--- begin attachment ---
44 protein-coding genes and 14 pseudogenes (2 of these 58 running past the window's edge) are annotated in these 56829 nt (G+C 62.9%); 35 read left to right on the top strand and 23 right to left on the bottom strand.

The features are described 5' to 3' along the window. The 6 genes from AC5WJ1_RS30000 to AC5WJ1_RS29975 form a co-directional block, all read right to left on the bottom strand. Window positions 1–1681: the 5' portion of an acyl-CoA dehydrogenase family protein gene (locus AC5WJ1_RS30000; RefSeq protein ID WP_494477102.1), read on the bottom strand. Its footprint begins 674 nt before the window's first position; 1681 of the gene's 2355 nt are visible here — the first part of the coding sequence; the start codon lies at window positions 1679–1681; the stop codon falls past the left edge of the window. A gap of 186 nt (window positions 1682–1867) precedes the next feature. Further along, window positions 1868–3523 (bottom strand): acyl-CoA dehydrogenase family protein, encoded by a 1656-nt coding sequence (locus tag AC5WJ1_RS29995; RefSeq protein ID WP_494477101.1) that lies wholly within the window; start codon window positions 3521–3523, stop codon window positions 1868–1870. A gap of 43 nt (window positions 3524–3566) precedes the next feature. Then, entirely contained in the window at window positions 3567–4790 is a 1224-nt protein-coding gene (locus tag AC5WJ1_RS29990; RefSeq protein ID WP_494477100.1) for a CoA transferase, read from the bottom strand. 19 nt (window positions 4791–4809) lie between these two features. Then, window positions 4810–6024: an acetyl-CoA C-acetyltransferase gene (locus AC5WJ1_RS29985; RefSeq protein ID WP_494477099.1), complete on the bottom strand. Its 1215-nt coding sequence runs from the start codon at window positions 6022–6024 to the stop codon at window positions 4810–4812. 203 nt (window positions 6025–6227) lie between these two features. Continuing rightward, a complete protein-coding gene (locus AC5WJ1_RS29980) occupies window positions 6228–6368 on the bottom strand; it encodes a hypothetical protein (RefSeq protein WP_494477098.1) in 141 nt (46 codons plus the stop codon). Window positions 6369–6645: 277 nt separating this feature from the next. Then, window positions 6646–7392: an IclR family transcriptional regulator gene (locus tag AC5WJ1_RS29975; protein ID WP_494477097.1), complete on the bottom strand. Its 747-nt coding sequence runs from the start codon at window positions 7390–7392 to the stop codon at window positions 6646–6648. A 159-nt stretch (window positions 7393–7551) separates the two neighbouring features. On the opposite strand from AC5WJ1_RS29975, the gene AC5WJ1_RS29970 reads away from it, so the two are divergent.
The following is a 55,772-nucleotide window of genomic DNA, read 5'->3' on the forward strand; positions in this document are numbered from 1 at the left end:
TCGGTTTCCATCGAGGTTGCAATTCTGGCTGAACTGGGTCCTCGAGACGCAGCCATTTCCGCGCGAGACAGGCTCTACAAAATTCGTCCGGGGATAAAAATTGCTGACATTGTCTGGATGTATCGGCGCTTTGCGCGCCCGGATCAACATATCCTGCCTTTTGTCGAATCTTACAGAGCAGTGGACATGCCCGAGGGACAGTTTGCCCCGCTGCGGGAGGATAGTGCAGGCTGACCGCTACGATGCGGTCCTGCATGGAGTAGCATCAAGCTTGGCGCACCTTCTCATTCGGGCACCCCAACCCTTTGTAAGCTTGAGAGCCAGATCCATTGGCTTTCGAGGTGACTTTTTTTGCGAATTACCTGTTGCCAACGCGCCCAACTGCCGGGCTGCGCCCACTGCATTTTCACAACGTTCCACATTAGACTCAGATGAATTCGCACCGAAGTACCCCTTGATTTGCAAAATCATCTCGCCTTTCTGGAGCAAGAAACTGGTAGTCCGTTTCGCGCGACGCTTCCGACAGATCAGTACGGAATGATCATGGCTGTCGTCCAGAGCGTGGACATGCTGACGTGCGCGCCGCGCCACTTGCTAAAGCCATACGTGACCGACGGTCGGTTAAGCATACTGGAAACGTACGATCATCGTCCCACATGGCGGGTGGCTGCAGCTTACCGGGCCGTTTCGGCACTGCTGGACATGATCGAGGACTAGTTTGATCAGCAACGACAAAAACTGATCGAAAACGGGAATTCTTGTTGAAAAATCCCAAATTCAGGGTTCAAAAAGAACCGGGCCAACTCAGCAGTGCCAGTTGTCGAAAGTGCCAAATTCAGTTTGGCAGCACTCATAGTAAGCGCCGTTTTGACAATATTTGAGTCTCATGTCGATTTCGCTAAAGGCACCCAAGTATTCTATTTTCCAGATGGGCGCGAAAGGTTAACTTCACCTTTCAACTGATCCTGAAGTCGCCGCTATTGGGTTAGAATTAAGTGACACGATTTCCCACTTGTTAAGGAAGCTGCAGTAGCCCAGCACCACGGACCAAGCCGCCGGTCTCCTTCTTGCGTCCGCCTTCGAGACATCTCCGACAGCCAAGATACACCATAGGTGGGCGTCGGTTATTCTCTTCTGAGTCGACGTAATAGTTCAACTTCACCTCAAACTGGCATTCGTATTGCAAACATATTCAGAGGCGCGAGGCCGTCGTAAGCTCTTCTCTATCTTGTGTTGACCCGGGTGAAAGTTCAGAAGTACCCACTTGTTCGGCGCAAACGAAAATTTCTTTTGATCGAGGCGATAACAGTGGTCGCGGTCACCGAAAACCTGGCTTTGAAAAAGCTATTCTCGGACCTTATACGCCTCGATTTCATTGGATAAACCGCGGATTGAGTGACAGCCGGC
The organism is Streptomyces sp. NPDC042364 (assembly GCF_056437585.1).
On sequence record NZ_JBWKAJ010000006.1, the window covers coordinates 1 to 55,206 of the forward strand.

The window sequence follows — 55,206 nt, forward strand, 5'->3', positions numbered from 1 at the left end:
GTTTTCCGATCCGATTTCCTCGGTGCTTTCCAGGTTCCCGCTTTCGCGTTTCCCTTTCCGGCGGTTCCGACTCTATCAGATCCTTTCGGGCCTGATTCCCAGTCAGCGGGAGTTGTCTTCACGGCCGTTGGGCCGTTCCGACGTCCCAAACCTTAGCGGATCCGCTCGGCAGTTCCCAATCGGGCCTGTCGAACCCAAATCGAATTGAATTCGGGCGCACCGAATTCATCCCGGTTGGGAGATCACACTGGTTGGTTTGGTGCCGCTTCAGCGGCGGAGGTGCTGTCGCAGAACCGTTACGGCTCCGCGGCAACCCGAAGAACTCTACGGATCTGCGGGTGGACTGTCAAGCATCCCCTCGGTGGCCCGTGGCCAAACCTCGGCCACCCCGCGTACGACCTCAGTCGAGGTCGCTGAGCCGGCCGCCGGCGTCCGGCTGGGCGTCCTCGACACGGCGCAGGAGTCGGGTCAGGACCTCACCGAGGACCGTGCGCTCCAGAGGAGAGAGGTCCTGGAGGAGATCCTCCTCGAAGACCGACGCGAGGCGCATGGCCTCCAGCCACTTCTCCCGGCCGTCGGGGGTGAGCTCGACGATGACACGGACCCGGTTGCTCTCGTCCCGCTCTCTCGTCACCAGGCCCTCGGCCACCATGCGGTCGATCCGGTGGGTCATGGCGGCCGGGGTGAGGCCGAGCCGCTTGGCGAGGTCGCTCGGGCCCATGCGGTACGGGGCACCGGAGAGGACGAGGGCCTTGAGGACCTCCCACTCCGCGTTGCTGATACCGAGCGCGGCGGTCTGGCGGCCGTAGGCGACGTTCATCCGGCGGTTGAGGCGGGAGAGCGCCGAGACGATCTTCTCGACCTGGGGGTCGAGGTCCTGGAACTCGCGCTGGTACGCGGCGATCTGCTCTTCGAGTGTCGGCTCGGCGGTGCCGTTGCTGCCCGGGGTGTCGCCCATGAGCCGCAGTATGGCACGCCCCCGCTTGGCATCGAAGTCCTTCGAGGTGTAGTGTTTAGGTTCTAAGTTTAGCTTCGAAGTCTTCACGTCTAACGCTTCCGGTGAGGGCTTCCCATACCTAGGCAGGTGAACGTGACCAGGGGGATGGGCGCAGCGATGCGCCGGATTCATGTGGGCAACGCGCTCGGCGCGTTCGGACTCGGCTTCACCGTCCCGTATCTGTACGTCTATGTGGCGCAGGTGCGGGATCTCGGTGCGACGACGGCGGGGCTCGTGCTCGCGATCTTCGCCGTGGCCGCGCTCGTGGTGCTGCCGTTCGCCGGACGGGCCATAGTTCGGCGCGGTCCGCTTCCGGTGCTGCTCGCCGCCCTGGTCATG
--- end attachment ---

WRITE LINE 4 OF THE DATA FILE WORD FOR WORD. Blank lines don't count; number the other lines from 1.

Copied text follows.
TCGGTTTCCATCGAGGTTGCAATTCTGGCTGAACTGGGTCCTCGAGACGCAGCCATTTCCGCGCGAGACAGGCTCTACAAAATTCGTCCGGGGATAAAAATTGCTGACATTGTCTGGATGTATCGGCGCTTTGCGCGCCCGGATCAACATATCCTGCCTTTTGTCGAATCTTACAGAGCAGTGGACATGCCCGAGGGACAGTTTGCCCCGCTGCGGGAGGATAGTGCAGGCTGACCGCTACGATGCGGTCCTGCATGGAGTAGCATCAAGCTTGGCGCACCTTCTCATTCGGGCACCCCAACCCTTTGTAAGCTTGAGAGCCAGATCCATTGGCTTTCGAGGTGACTTTTTTTGCGAATTACCTGTTGCCAACGCGCCCAACTGCCGGGCTGCGCCCACTGCATTTTCACAACGTTCCACATTAGACTCAGATGAATTCGCACCGAAGTACCCCTTGATTTGCAAAATCATCTCGCCTTTCTGGAGCAAGAAACTGGTAGTCCGTTTCGCGCGACGCTTCCGACAGATCAGTACGGAATGATCATGGCTGTCGTCCAGAGCGTGGACATGCTGACGTGCGCGCCGCGCCACTTGCTAAAGCCATACGTGACCGACGGTCGGTTAAGCATACTGGAAACGTACGATCATCGTCCCACATGGCGGGTGGCTGCAGCTTACCGGGCCGTTTCGGCACTGCTGGACATGATCGAGGACTAGTTTGATCAGCAACGACAAAAACTGATCGAAAACGGGAATTCTTGTTGAAAAATCCCAAATTCAGGGTTCAAAAAGAACCGGGCCAACTCAGCAGTGCCAGTTGTCGAAAGTGCCAAATTCAGTTTGGCAGCACTCATAGTAAGCGCCGTTTTGACAATATTTGAGTCTCATGTCGATTTCGCTAAAGGCACCCAAGTATTCTATTTTCCAGATGGGCGCGAAAGGTTAACTTCACCTTTCAACTGATCCTGAAGTCGCCGCTATTGGGTTAGAATTAAGTGACACGATTTCCCACTTGTTAAGGAAGCTGCAGTAGCCCAGCACCACGGACCAAGCCGCCGGTCTCCTTCTTGCGTCCGCCTTCGAGACATCTCCGACAGCCAAGATACACCATAGGTGGGCGTCGGTTATTCTCTTCTGAGTCGACGTAATAGTTCAACTTCACCTCAAACTGGCATTCGTATTGCAAACATATTCAGAGGCGCGAGGCCGTCGTAAGCTCTTCTCTATCTTGTGTTGACCCGGGTGAAAGTTCAGAAGTACCCACTTGTTCGGCGCAAACGAAAATTTCTTTTGATCGAGGCGATAACAGTGGTCGCGGTCACCGAAAACCTGGCTTTGAAAAAGCTATTCTCGGACCTTATACGCCTCGATTTCATTGGATAAACCGCGGATTGAGTGACAGCCGGC